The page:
The mount_seq command in ctrtool creates bind mounts and other types of virtual filesystem mounts for use by a container. Although it is mainly used for containers, the mount_seq command is just a simple wrapper around the mount(2) syscall and can also be used for other purposes where a sequence of mounts needs to be made.


ctrtool mount_seq [-m target [-k] [-y] [-e] [-E|-f] [-s source [-K]] [-t type] [-O mount_options] [-o superblock_options]]
                  [-u target [-k] [-y] [-e] [-O umount_options]]
                  [-D target [-k] [-y] [-e] [-M mode]]
                  [-S shell_command [-y] [-e]]
                  [-c target [-k] [-y] [-e]]
                  [-l target [-k] [-y] [-e] [-s link_target]]
  • -m: Mount a filesystem.
  • -u: Unmount a filesystem.
  • -D: Create a directory.
  • -S: Execute a shell command.
  • -c: Change working directory.
  • -l: Create a symbolic link.


Ctrtool mount_seq mounts one or more filesystems. Mount_seq differs from mount(8) and other traditional UNIX tools like ln in the following respects:

  • Multiple operations can be performed in a single command invocation (useful since no need to spawn new tasks or load libc multiple times per mount)
  • The argument to one of the command options (-m, -u, -D, -c, -l) is always the target filename.
  • Options such as ro,nosuid,nodev,noexec have to be specified using the -O option, whereas filesystem-specific options (e.g. size=SIZE in tmpfs) are specified using the -o option.
  • mount_seq cannot mount loopback devices as the source device.
  • mount_seq never updates /etc/mtab or /run/mount/utab.
  • mount_seq always passes the arguments directly into the mount(2) system call and will never modify the source or target arguments to account for symbolic links.
  • mount_seq checks all paths for symbolic links by default; however, this symlink check is currently non-atomic and should not be relied on for security. Eventually there might be a feature added that might make this operation fully atomic.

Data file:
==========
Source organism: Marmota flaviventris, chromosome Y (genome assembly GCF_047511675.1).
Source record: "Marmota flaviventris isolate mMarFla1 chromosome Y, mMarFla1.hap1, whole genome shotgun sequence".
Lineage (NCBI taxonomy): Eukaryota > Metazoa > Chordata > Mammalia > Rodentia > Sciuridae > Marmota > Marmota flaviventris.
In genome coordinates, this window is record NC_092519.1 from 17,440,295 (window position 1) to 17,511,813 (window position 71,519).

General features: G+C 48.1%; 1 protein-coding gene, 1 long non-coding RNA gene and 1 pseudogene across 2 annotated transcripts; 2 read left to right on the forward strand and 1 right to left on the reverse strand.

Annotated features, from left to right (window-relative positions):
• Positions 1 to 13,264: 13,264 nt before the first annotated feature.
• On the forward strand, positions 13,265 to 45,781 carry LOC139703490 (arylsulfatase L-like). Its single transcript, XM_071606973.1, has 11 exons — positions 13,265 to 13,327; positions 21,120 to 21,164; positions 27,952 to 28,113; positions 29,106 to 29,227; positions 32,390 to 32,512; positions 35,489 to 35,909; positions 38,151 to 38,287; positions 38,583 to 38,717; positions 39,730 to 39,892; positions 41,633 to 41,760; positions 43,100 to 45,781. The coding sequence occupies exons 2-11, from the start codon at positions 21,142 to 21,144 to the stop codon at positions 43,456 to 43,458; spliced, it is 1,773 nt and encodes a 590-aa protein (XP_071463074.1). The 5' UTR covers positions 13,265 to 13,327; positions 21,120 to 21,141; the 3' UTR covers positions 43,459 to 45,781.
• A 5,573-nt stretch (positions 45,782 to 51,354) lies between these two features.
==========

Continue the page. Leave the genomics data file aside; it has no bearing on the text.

• -D creates directories with a mode of 0700 by default (compared to mkdir which is 0777 & ~umask (usually 0755 or 0775 in practice).

Options valid in all modes

  • -y: Call sync(2) after this operation.
  • -e: Keep going even if this operation failed.
  • -k: Do not check target for symbolic links (ignored in -S mode).


-m target mounts a new filesystem on target.

All options specified below must be specified after -m target.

  • -t TYPE: Filesystem type (e.g. tmpfs)
  • -s SOURCE: Filesystem source (only for device and bind mounts)
  • -o OPTIONS: Superblock options
  • -E: Create target directory if it doesn't already exist
  • -f: Create target as a file if it doesn't already exist. Useful only for bind mounts where the source is not a directory.
  • -K: Do not check source for symbolic links. Required if source is a link in /proc/PID/ns.
  • -Oa: Do not update access times on this mount (equal to MS_NOATIME)
  • -Ob: Bind mount (equal to MS_BIND)
  • -Oc: Relatime (equal to MS_RELATIME)
  • -Od: Ignore device nodes (equal to MS_NODEV)
  • -Oe: Directory modifications synchronous (equal to MS_DIRSYNC)
  • -Oh: Set propagation to "shared" (equal to MS_SHARED); see #Notes about propagation
  • -Ol: Set propagation to "slave" (equal to MS_SLAVE); see #Notes about propagation
  • -Om: Move the mount from source to target (equal to MS_MOVE)
  • -Oo: Read-only mount (equal to MS_RDONLY)
  • -Op: Set propagation to "private" (equal to MS_PRIVATE); see #Notes about propagation
  • -Oq: Don't print errors in dmesg (equal to MS_SILENT)
  • -Or: Remount (equal to MS_REMOUNT)
  • -Os: Ignore set-uid/set-gid/file capabilities (equal to MS_NOSUID)
  • -Ot: Strict atime (equal to MS_STRICTATIME)
  • -Ou: Set propagation to "unbindable" (equal to MS_UNBINDABLE); see #Notes about propagation
  • -Ov: Recursive mount (equal to MS_REC)
  • -Ow: Make all modifications synchronous (equal to MS_SYNCHRONOUS)
  • -Ox: Disallow execution of binaries (equal to MS_NOEXEC)
  • -Oz: Lazy update of modification times (equal to MS_LAZYTIME)

See mount(2) for exact semantics on MS_* flags.

Notes about propagation

As mount_seq is merely a simple wrapper around the mount(2) system call, some of the operations that would normally be done through mount(8) will have to be done manually instead.

Read-only bind mount

ctrtool mount_seq \
    -m fs_target -s fs_source -Ob \
    -m fs_target -Obro

Setting propagation

This example recursively bind mounts fs_source on fs_target and recursively sets the propagation of fs_target to private.

ctrtool mount_seq \
    -m fs_target -s fs_source -Obv \
    -m fs_target -Opv

Known bugs

  • The symlink check facility is non-atomic.
  • If a sequence of mounts fails part way, then there is no way of telling how far it went. This is because mount_seq was meant to be used in a tmpfs context, where all of the targets are meant to be located within a single, newly-created tmpfs mount; lazily unmounting that tmpfs would effectively undo all of the operations.
  • Specifying a filesystem type where the data argument of the mount() system call is expected to be something other than a null-terminated string (such as cifs) may lead to undefined behavior.
This end-user documentation is part of ctrtool. Reproduction and use of this material for any purpose is permitted, provided that a link to this page is provided as attribution.